ANGRY Wellesbourne allotment plot holders say it would ‘devastate’ the whole community if the site was sold.
Coventry Diocese hope to sell the land – one of the oldest allotment sites in the country – on Kineton Road to build 50 homes.
But plot holders say losing the 176 year-old site would be like ‘splitting the community in two’. One woman was so upset to hear the news she ‘burst into tears’.
If Stratford District Council approve the plans it would be the end for the site, where green-fingered residents have been growing fruit and vegetables since 1841.
More than 100 people attended a parish council meeting this week to voice their concerns and sign a petition opposing the plans, which is set to be handed in to the district council.
Wellesbourne Allotment Association chairman Ian Hope said: “It came as a great shock to learn from a church representative that Coventry Diocese is seeking to move us off. The allotments provide more than food for our tenants.
“They form a valuable social focal point for all areas of our community, including the elderly, families and the less privileged, as well as providing the many proven physical and mental benefits of outdoor exercise.
“It would be like splitting a community in two. It’s taken 20 years to get where we are today. We have a waiting list for people who want to join us.
‘It has to be one of the oldest allotments in the country and has sustained poor labourers and their families with food since the times of Joseph Arch and the agricultural union he founded close by.”
The site has previously hosted BBC Gardeners’ Question Time and also featured on Monty Don’s Big Dreams Small Spaces programme earlier this year.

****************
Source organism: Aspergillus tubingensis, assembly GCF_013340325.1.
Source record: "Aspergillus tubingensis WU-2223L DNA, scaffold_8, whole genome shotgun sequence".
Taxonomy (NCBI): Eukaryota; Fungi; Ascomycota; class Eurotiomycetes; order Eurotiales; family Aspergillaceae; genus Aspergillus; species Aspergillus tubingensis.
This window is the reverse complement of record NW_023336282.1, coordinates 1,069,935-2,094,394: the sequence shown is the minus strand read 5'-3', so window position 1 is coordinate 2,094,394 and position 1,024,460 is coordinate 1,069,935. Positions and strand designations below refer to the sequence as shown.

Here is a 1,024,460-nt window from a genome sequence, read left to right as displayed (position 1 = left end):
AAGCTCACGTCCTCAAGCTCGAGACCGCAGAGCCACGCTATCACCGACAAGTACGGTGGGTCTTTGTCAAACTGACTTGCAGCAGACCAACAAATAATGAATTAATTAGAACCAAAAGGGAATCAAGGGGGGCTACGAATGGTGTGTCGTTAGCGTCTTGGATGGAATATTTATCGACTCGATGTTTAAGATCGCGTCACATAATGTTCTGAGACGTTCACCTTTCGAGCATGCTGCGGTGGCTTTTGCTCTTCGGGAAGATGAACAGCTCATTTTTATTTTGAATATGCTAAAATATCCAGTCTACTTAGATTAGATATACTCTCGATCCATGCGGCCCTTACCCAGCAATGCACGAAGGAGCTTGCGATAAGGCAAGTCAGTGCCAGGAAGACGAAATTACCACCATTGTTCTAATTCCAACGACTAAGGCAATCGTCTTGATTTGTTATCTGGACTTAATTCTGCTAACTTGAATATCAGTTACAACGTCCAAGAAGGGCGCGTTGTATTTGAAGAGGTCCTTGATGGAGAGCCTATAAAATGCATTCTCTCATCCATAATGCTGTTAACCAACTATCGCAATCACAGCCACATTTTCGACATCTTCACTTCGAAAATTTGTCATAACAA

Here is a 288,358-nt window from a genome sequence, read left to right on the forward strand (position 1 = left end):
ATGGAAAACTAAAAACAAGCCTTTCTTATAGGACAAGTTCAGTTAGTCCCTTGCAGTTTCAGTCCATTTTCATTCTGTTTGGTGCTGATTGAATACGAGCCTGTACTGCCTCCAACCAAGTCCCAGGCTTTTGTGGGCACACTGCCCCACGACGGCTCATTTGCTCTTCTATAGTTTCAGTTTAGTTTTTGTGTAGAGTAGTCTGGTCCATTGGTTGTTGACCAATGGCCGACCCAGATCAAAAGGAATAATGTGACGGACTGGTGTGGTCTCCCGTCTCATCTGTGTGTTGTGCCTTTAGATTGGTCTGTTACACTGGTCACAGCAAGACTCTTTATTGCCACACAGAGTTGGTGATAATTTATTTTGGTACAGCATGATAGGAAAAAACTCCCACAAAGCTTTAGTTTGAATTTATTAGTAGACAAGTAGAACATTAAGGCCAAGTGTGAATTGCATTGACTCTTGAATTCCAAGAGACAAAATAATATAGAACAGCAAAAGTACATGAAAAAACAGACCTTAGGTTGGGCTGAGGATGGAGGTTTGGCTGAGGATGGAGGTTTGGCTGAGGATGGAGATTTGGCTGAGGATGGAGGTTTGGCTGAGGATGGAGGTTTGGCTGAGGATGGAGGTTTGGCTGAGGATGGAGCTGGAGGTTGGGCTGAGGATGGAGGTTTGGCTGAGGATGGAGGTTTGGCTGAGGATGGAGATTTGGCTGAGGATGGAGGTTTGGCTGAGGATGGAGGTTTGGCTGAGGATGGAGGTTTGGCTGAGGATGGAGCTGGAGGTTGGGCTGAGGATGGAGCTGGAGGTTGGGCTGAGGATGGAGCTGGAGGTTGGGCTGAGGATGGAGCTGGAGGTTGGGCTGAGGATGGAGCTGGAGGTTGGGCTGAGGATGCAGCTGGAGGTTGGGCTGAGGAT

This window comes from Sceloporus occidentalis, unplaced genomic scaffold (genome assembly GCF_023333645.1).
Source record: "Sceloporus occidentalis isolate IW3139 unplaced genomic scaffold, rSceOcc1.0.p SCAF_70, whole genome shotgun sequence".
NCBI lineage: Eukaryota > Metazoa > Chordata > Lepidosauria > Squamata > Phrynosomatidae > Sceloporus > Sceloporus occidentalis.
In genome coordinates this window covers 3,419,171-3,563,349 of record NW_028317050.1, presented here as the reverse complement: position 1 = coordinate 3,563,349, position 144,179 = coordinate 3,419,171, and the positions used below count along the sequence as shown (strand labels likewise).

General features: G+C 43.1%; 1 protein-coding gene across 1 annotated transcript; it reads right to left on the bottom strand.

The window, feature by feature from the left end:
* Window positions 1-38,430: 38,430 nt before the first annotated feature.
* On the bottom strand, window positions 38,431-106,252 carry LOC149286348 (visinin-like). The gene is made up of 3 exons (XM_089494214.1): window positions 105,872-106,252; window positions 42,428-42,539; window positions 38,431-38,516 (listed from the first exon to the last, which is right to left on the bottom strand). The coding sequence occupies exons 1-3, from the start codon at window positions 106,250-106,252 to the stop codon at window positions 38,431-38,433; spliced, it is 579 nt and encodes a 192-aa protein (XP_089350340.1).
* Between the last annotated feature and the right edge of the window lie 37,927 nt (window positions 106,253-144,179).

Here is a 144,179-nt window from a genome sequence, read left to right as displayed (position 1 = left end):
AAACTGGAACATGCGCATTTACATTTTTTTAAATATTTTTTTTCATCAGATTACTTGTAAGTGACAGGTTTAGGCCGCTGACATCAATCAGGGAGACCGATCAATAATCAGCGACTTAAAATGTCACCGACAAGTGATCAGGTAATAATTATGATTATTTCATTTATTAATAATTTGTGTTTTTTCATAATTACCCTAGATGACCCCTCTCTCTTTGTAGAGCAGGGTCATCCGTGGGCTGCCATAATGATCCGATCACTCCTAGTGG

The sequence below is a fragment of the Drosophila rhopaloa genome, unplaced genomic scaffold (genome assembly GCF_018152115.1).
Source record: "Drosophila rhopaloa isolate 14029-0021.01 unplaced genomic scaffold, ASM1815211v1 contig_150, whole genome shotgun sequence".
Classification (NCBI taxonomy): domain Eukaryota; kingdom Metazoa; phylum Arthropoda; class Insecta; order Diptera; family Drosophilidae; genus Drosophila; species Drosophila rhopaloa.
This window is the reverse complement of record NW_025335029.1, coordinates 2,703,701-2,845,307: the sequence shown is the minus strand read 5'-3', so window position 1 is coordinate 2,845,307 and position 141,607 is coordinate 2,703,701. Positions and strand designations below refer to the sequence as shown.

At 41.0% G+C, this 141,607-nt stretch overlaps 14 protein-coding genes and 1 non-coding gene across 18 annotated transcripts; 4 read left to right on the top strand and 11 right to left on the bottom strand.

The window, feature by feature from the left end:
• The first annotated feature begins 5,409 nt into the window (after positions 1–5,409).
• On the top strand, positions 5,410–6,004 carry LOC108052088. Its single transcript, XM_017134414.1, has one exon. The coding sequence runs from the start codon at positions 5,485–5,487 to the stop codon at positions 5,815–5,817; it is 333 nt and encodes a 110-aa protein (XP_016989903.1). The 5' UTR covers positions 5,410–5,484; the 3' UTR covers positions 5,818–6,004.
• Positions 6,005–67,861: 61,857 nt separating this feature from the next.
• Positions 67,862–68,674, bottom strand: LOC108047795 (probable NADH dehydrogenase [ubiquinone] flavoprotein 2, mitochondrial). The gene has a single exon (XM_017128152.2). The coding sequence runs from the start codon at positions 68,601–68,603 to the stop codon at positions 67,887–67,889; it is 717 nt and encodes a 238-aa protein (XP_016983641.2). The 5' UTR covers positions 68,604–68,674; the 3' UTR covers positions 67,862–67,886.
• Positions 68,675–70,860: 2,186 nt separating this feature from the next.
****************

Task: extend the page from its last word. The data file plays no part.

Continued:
Allotment treasurer Ken Manning says plot holders are angry at the plans after spending so many years tending to their crops. He is also concerned many residents are too old to want to start over again.
And one member of the allotment association, 73 year-old Pat McDonaugh, shares an allotment with her brother and sister which they inherited from their father who had it the 1950s.
She said: “It was my father’s lifelong interest. He had three allotments during the 1950s.
“We grew up during the war time and allotments during the war time were an important source of food so we all appreciated them.
“Many people here are elderly and if we were moved on I don’t think they would have the time or the energy in their lives to start another allotment plot all over again.”
A diocese spokesman said the sale of the land would be subject to planning permission being granted.
He added: “As part of the normal planning consultation process, the local community would have the opportunity to express their views before any planning permission is granted.
“Any planning permission would be subject to normal development conditions which are attached to the development of former allotment land, which would protect the interests of allotment holders.”